Friday, September 27, 2013

Stop the brain drain


    A college or technical school degree has quickly become the new standard for success in the U.S. workplace. However, new Idaho education data shows that fewer than half of the state’s 16,647 grads continued their education after high school.
    While the fact that the state is now willing and able to collect this data is good news, what the data shows is not.
    Just 48 percent of Idaho high school grads go on to colleges or universities. No one knows why the rate is that low compared to the 2012 national rate of 66.2 percent calculated by the U.S. Bureau of Labor Statistics.
    Furthermore, no one knows what happens to the other 52 percent of Idaho high school students after they graduate. The state says it will to work with the Idaho Department of Labor to try to find out.
    The facts about higher education and jobs contrast starkly with the oft-stated belief that college degrees are overrated and that not everyone needs one. Various analyses show that more than 60 percent of jobs require a college degree today as opposed to just 28 percent in the 1970s.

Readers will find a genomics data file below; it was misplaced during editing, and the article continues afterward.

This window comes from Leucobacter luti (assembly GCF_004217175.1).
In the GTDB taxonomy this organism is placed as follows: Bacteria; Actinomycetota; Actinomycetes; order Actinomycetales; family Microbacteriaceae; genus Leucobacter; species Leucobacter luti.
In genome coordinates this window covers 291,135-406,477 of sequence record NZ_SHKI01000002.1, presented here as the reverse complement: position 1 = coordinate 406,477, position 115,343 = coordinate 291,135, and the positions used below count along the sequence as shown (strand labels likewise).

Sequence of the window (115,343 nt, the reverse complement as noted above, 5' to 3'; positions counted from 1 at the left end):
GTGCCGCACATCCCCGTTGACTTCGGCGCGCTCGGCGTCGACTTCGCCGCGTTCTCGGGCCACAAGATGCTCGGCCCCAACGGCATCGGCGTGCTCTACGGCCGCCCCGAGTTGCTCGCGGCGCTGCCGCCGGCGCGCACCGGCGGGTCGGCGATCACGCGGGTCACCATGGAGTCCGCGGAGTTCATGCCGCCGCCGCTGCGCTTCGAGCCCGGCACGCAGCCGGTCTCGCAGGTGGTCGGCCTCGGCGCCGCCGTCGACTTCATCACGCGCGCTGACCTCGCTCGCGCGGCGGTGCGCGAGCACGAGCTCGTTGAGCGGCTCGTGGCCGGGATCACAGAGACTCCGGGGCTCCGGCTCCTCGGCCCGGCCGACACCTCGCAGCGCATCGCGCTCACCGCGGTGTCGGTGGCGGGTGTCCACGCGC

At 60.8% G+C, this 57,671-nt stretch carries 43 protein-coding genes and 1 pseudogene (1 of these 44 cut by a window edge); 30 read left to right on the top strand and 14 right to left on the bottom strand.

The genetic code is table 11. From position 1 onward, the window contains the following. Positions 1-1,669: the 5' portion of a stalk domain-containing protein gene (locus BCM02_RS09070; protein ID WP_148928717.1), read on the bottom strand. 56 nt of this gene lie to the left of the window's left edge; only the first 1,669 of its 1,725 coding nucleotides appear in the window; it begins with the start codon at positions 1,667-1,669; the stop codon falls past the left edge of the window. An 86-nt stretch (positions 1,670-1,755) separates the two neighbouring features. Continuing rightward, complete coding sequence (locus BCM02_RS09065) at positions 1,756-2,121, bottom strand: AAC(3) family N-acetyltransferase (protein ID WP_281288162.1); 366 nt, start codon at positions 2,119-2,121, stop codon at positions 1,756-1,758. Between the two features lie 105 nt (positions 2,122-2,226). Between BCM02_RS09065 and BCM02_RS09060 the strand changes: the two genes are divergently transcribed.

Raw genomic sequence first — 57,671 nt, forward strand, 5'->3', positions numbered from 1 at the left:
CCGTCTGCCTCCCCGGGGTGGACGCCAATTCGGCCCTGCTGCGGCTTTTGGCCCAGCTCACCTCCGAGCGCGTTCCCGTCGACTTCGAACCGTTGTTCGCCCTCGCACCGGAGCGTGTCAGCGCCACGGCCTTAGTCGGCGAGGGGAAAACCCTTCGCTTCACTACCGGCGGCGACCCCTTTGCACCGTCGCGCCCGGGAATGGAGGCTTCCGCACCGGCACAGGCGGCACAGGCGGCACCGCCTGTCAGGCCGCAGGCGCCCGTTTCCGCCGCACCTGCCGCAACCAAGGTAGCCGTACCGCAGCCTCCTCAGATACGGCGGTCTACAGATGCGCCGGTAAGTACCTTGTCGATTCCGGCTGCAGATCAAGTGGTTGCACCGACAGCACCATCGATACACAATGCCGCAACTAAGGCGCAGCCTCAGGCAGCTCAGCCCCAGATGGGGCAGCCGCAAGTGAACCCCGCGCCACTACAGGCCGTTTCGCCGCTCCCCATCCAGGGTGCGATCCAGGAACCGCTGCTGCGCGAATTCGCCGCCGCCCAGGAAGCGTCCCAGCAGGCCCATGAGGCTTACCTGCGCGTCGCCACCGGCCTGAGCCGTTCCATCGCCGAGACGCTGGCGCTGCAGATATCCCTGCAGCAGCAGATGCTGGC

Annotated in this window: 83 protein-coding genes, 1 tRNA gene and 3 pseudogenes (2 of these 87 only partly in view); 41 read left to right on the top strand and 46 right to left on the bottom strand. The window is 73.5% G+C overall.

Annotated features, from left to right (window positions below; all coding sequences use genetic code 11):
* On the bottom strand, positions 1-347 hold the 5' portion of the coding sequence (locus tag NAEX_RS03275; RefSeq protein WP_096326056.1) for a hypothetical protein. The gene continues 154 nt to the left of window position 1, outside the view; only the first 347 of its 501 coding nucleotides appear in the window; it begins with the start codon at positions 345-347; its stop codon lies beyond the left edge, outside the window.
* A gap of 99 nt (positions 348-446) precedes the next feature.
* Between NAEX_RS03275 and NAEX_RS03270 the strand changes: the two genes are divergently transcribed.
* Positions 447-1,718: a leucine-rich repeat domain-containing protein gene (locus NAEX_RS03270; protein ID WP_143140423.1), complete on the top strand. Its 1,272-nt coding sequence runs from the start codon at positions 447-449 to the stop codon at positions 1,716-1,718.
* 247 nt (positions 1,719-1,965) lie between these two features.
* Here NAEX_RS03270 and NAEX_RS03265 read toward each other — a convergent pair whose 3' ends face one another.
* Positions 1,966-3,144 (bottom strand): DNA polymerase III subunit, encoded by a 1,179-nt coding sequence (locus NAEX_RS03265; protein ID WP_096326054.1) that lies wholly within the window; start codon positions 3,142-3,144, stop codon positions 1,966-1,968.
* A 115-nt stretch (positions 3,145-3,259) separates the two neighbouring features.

Not only do individuals need higher education, the state of Idaho needs to make sure they get it.
    Study after study has shown that people with college degrees earn up to 84 percent more in their lifetimes than high school grads. That makes them more financially secure, which benefits their families and communities. It makes states with better-educated populations more likely to be prosperous.
    New technologies have made nearly every industry more efficient and productive, which means that while companies may need fewer workers, the remainder must be more highly skilled to manage technology and to use the systems that make them efficient.
    Idahoans have never been wealthy compared to residents of others states. However, they surely do not need to become poorer.
    Now that the state has the data, it quickly needs to draft plans to ensure that Idaho doesn’t become more famous for its poor than for its potatoes.




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